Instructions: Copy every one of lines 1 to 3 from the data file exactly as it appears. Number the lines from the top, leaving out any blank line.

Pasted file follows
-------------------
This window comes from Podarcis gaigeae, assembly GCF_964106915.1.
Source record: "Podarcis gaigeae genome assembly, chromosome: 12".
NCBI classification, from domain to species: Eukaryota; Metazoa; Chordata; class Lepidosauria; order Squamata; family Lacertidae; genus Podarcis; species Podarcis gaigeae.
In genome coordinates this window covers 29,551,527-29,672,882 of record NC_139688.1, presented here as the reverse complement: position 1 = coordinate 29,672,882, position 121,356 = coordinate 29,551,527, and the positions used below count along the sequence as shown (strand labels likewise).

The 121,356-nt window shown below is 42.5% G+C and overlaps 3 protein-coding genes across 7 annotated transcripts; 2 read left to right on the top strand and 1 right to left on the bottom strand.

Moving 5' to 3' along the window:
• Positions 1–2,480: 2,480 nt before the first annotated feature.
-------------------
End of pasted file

This window comes from Podarcis gaigeae, assembly GCF_964106915.1.
Source record: "Podarcis gaigeae genome assembly, chromosome: 12".
NCBI classification, from domain to species: Eukaryota; Metazoa; Chordata; class Lepidosauria; order Squamata; family Lacertidae; genus Podarcis; species Podarcis gaigeae.